Times Square's history is generally full of more bombast than bomb blasts, but Thursday's explosion was not the first. It also was not the first time investigators dismissed a note which appeared to take responsibility for the explosion.
Christine Hauser writes in today's Times: "The attack took just a few minutes. Times Square was aglow in the morning darkness but nearly deserted as a shadowy figure on a bicycle pedaled in and planted a small bomb that shattered the glass facade of the military recruiting station on Broadway just north of 43rd Street.
In 1960, according to the Associated Press, "A bomb planted in shrubbery behind the George M. Cohan statue shook the busy Times Square area today and injured seven persons. The injured were struck by flying debris."
Today authorities denied that the bomb outside the military recruiting center was the work of whomever sent letters and photographs of the building to a slew of Congressmen. It went much the same in the 1960 attack.
October 4, 1960
NOTE THREATENS TIMES SQ. BOMBING
Police Study Warning for Clue to Blast on Sunday, but doubt connection
A crudely handwritten note found in a midtown movie theatre provided the police with their main clue yesterday in the bomb explision that injured six persons near Times Square on Sunday.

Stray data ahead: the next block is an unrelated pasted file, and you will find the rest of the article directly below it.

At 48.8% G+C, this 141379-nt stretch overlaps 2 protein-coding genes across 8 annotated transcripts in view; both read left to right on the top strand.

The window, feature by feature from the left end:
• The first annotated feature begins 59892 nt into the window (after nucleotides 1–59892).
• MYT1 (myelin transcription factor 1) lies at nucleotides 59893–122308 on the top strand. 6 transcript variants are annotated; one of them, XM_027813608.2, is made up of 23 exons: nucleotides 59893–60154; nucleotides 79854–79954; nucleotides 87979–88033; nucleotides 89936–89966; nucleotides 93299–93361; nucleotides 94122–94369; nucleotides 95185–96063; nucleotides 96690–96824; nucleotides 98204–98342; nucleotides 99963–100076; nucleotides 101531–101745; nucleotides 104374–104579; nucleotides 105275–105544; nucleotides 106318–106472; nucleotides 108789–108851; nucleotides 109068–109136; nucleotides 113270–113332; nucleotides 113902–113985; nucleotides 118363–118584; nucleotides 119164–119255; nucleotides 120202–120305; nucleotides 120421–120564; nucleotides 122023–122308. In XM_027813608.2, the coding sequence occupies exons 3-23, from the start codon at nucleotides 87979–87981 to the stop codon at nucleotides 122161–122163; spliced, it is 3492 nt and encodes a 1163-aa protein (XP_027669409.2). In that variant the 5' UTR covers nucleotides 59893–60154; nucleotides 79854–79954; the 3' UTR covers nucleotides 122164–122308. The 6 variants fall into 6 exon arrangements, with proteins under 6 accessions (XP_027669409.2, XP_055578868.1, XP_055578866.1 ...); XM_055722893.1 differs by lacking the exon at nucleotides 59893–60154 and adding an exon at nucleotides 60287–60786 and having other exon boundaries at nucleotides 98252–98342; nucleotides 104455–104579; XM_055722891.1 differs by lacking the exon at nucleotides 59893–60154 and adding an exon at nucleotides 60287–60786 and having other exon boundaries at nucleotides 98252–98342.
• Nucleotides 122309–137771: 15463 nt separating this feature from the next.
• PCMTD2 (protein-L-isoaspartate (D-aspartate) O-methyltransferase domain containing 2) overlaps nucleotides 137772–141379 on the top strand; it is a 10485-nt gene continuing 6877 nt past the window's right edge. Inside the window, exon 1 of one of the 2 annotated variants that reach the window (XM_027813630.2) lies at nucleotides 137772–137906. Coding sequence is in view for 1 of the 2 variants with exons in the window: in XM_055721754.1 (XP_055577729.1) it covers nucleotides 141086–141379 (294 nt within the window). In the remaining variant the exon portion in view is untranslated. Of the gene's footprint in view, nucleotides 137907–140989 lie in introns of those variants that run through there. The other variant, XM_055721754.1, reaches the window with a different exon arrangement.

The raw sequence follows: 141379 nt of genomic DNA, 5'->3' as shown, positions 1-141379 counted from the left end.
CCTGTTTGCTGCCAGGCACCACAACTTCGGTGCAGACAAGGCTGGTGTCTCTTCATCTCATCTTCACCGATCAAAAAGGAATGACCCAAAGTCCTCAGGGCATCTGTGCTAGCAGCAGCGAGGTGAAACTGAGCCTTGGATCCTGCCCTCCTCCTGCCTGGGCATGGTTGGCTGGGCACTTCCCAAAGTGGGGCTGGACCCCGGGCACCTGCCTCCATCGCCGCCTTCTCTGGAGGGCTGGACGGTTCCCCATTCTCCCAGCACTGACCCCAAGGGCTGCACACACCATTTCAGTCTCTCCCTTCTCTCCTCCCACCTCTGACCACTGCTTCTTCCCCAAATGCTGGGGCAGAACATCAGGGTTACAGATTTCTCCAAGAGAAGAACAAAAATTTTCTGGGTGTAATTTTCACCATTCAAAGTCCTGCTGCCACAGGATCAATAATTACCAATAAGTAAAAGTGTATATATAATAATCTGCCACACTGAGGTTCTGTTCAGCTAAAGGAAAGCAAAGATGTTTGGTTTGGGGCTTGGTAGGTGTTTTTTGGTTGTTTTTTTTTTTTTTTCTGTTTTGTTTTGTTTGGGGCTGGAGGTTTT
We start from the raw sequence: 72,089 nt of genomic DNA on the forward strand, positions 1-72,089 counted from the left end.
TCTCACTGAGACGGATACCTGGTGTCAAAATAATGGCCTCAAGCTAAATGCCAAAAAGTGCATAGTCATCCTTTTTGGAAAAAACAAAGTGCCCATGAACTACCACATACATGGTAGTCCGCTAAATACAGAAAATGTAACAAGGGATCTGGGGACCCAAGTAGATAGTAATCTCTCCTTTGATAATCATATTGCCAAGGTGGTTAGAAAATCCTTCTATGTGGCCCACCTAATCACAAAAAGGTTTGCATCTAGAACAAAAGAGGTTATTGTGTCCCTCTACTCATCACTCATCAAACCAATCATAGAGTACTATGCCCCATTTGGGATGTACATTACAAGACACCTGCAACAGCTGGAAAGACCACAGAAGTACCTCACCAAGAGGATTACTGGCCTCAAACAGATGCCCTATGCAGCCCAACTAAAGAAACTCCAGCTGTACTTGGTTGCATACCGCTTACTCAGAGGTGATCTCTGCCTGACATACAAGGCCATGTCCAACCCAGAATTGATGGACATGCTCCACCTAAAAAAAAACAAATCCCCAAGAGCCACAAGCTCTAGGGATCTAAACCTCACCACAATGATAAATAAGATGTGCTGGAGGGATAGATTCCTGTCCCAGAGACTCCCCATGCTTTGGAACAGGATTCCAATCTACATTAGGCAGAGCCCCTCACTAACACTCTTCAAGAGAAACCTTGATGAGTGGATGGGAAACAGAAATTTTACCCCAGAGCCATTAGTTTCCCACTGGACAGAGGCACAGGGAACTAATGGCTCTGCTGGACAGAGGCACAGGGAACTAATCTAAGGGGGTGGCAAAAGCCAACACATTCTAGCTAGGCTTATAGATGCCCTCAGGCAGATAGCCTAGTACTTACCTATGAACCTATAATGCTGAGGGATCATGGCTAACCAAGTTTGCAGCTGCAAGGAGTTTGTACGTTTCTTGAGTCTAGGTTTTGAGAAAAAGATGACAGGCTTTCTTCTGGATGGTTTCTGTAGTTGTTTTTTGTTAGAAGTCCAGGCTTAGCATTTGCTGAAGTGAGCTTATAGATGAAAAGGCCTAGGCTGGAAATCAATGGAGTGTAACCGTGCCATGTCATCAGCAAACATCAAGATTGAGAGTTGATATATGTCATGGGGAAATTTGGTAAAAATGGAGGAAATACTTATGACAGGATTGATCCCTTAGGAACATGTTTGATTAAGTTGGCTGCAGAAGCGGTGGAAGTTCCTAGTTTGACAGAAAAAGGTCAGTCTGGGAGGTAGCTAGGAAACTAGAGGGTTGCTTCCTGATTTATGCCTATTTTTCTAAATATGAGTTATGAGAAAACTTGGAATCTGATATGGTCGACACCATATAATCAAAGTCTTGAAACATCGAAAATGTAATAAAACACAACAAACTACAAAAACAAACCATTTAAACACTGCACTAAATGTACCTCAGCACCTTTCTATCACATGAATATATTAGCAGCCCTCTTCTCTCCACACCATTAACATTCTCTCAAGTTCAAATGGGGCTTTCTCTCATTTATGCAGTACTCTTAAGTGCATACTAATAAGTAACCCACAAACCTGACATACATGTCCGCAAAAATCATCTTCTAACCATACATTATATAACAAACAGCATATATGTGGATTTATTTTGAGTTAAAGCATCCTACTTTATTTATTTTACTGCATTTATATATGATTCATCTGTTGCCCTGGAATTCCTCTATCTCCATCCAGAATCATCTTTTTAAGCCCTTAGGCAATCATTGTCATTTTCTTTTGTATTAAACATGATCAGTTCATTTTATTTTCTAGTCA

Scribbled in pencil on a piece of white paper were the words:
"Mr. Kennedy [presumably Police Commissioner Stephen P. Kennedy}, please forgive me for the bomb but I have to kill 100 people in one week. I am sick like before. The next bomb will be Oct. , 1960, at a Times Square show."
The note was signed, "The Sick."
Detectives said that the note, inside an unmarked white envelope, had been found by a patron of the Victory Theater, at 209 West Forty-Second Street, about four blocks from the scene of Sunday's bombing.
One police official said yesterday that there was "no apparent connection" between the note and the explosion on Sunday. However it was pointed out that the presence of so many world leaders in the city for the United Nations made it necessary to treat the note as "potentially the real thing."